Book Title The Dead House
Author: Dawn Kurtagich
Number of pages: 432
Part-psychological thriller, part-urban legend, this is an unsettling narrative made up of diary entries, interview transcripts, film footage transcripts and medical notes. Twenty-five years ago, Elmbridge High burned down. Three people were killed and one pupil, Carly Johnson, disappeared. Now a diary has been found in the ruins of the school. The diary belongs to Kaitlyn Johnson, Carly’s identical twin sister. But Carly didn’t have a twin . . .
(re: Goodreads @ The Dead House by Dawn Kurtagich)
Should this book be picked up? the tl;dr review:
– Story is presented through a series of evidence (e.g. diary entries, video and voice-call transcripts, news articles, etc.,)
– Unreliable narrator encourages skeptical hats be worn; revelations can be guessed at but does not dilute the end-game reveal
– There are unsettling moments but nothing crazy in terms of gore. Also, the entire story takes place at night basically, or in very dark, claustrophobic spaces
– Can be difficult to feel compassion for various characters/MC
– There is a supernatural touch to the evil within this story
Let me share some “lessons” The Dead House has taught me:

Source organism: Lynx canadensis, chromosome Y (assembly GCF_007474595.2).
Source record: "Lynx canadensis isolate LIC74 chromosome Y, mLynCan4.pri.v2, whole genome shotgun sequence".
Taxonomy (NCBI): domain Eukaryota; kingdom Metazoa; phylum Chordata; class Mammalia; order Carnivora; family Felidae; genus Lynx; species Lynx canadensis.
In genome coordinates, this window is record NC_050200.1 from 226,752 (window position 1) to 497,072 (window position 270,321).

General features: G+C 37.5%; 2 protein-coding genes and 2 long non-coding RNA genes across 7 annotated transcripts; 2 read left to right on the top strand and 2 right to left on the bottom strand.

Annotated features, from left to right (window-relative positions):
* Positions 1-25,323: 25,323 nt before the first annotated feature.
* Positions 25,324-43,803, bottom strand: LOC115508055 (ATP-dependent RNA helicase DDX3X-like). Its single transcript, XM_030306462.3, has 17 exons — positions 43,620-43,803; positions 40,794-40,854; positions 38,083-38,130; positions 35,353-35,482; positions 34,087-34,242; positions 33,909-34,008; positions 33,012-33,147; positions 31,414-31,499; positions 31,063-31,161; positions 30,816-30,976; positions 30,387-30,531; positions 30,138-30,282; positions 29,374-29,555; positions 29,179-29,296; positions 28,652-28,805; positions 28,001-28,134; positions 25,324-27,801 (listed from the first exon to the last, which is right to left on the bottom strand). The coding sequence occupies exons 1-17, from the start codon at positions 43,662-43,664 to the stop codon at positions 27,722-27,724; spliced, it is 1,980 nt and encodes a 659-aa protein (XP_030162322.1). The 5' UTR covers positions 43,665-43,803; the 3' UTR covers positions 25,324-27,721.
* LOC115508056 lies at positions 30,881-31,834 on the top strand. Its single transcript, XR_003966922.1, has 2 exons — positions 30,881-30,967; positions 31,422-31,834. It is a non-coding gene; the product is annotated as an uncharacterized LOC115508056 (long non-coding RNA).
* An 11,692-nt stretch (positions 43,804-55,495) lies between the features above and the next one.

- Unreliable narrators are the reason why 10-foot poles exist.
- Having friends interested in witchy woo-woo dark magic means you’re setting yourself up to die.
- Vlogging the supernatural is just not a good idea. “Let me just pull out some EVIL from my back-pocket…”—like, why is this even a thing?
- Attending parties with underage substance use underscores bad shit happening. Moderation is a myth.
- When you find out your school is connected with a hospital, you should make immediate plans to book it to Mars.
- Cancel any plans you have of being a criminal profiler. Because you won’t succeed.
- Schrödinger’s Cat lived and died for you, so why would you open up some sketchy artifact-diary? Just don’t. Or do? (R.I.P you.)
Full disclosure: I received an advanced reader copy of The Dead House from the Book Blog Ontario Meet-Up. I extend thanks to Little Brown Books for providing me with the opportunity to review this book.